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The term hydrocephalus is derived from the Greek words "hydro" meaning water and "cephalus" meaning head. As its name
implies, it is a condition in which the primary characteristic is excessive accumulation of fluid in the brain. Although
hydrocephalus was once known as "water on the brain," the "water" is actually cerebrospinal fluid (CSF) - a clear fluid
surrounding the brain and spinal cord. The excessive accumulation of CSF results in an abnormal dilation of the spaces in the
brain called ventricles. This dilation causes potentially harmful pressure on the tissues of the brain.The ventricular system is
made up of four ventricles connected by narrow pathways. Normally, CSF flows through the ventricles, exits into cisterns (closed
spaces that serve as reservoirs) at the base of the brain, bathes the surfaces of the brain and spinal cord, and then is absorbed into
the bloodstream.CSF has three important life-sustaining functions: 1) to keep the brain tissue buoyant, acting as a cushion or
"shock absorber"; 2) to act as the vehicle for delivering nutrients to the brain and removing waste; and 3) to flow between the
cranium and spine to compensate for changes in intracranial blood volume (the amount of blood within the brain).The balance
between production and absorption of CSF is critically important. Ideally, the fluid is almost completely absorbed into the
bloodstream as it circulates; however, there are circumstances which, when present, will prevent or disturb the production or
absorption of CSF, or which will inhibit its normal flow. When this balance is disturbed, hydrocephalus is the result.

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Hydrocephalus may be congenital or acquired. Congenital hydrocephalus is present at birth, and may be caused by either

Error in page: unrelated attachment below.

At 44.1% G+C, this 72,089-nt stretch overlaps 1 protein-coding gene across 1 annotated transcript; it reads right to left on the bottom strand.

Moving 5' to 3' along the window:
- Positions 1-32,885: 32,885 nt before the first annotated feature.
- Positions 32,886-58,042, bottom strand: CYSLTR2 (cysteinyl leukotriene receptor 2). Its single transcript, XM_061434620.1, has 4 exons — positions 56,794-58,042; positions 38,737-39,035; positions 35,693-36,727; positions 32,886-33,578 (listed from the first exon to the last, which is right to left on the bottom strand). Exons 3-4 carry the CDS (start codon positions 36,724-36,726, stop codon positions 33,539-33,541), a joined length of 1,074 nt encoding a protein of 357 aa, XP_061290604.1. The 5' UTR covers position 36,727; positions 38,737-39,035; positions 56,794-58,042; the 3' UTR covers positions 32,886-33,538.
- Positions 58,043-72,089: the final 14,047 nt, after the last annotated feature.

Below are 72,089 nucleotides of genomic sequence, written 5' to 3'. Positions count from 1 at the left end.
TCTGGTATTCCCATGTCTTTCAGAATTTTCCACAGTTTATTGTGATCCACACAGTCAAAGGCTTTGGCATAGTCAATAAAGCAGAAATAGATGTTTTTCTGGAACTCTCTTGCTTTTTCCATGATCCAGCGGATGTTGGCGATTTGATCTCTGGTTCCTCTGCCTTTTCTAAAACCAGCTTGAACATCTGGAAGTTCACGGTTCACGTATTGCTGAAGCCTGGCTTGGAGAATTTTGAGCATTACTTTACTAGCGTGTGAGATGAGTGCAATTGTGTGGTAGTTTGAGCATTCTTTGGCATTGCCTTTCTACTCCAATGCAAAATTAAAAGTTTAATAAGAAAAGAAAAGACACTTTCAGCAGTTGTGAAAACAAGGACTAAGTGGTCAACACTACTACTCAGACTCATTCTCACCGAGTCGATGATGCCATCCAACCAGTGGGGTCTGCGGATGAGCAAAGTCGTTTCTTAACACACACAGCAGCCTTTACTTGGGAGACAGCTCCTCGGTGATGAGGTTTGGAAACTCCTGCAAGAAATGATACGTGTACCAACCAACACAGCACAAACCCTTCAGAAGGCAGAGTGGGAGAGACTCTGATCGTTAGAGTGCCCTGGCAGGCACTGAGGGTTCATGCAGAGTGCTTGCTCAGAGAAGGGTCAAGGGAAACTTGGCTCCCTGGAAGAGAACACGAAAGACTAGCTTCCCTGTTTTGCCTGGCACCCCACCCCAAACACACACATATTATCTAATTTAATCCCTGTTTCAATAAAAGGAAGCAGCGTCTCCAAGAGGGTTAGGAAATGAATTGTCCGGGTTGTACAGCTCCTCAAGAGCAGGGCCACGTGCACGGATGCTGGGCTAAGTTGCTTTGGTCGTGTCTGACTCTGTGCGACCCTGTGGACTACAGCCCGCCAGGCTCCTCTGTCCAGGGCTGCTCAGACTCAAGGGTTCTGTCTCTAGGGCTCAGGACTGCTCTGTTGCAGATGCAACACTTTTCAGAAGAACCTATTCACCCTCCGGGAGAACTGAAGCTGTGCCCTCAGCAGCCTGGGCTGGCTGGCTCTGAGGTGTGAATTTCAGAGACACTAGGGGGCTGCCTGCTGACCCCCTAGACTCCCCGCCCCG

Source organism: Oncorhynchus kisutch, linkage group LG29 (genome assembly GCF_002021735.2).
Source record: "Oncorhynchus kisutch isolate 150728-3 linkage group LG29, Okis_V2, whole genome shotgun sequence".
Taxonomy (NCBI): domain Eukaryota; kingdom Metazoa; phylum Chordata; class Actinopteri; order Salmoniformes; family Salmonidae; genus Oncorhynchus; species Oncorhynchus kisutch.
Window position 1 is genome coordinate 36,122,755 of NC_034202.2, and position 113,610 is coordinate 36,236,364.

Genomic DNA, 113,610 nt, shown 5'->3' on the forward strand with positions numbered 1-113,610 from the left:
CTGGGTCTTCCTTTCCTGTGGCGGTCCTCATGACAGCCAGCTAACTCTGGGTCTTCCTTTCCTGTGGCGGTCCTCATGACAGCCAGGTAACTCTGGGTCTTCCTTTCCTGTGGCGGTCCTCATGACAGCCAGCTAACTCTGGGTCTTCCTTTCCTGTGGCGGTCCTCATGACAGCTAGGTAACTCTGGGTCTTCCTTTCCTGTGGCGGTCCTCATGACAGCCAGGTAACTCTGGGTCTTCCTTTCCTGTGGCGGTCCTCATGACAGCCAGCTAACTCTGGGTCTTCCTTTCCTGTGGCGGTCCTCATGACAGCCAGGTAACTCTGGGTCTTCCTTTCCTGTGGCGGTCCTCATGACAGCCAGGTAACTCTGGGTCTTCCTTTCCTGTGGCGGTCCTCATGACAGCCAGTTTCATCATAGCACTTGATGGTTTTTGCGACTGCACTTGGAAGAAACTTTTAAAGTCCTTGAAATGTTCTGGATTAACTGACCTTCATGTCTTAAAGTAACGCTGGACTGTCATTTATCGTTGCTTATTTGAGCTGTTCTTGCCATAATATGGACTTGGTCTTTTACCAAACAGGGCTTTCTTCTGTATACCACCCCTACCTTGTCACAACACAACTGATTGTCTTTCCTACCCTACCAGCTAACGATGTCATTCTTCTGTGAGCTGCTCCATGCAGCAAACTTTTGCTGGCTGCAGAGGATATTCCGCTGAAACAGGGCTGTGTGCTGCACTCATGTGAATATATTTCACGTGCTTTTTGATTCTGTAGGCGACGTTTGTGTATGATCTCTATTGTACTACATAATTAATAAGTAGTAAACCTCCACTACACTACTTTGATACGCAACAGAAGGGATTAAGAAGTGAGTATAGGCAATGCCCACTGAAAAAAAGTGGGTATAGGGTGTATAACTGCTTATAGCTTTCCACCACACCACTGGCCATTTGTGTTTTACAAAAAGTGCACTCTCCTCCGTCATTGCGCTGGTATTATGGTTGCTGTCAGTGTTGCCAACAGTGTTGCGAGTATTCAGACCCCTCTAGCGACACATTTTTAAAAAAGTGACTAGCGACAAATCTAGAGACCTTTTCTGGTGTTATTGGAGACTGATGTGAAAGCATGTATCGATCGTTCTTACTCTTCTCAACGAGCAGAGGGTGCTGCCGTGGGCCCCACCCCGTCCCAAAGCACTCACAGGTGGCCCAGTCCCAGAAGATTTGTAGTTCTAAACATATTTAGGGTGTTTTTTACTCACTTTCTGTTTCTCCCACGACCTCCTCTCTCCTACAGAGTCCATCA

environmental influences during fetal development or genetic predisposition. Acquired hydrocephalus develops at the time of
birth or at some point afterward. This type of hydrocephalus can affect individuals of all ages and may be caused by injury or
disease.Hydrocephalus may also be communicating or non-communicating. Communicating hydrocephalus occurs when the flow
of CSF is blocked after it exits from the ventricles. This form is called communicating because the CSF can still flow between the
ventricles, which remain open. Non-communicating hydrocephalus - also called "obstructive" hydrocephalus - occurs when the
flow of CSF is blocked along one or more of the narrow pathways connecting the ventricles. One of the most common causes of
hydrocephalus is "aqueductal stenosis." In this case, hydrocephalus results from a narrowing of the aqueduct of Sylvius, a small
passageway between the third and fourth ventricles in the middle of the brain. There are two other forms of hydrocephalus which
do not fit distinctly into the categories mentioned above and primarily affect adults: hydrocephalus ex-vacuo and normal pressure
hydrocephalus.Hydrocephalus ex-vacuo occurs when there is damage to the brain caused by stroke or traumatic injury. In these
cases, there may be actual shrinkage (atrophy or wasting) of brain tissue. Normal pressure hydrocephalus commonly occurs in the
elderly and is characterized by many of the same symptoms associated with other conditions that occur more often in the elderly,
such as memory loss, dementia, gait disorder, urinary incontinence, and a general slowing of activity.

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Incidence and prevalence data are difficult to establish as there is no existing national registry or database of people with
hydrocephalus and closely associated disorders; however, hydrocephalus is believed to affect approximately 1 in every 500
children. At present, most of these cases are diagnosed prenatally, at the time of delivery, or in early childhood. Advances in
diagnostic imaging technology allow more accurate diagnoses in individuals with atypical presentations, including adults with
conditions such as normal pressure hydrocephalus.

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The causes of hydrocephalus are not all well understood. Hydrocephalus may result from genetic inheritance (aqueductal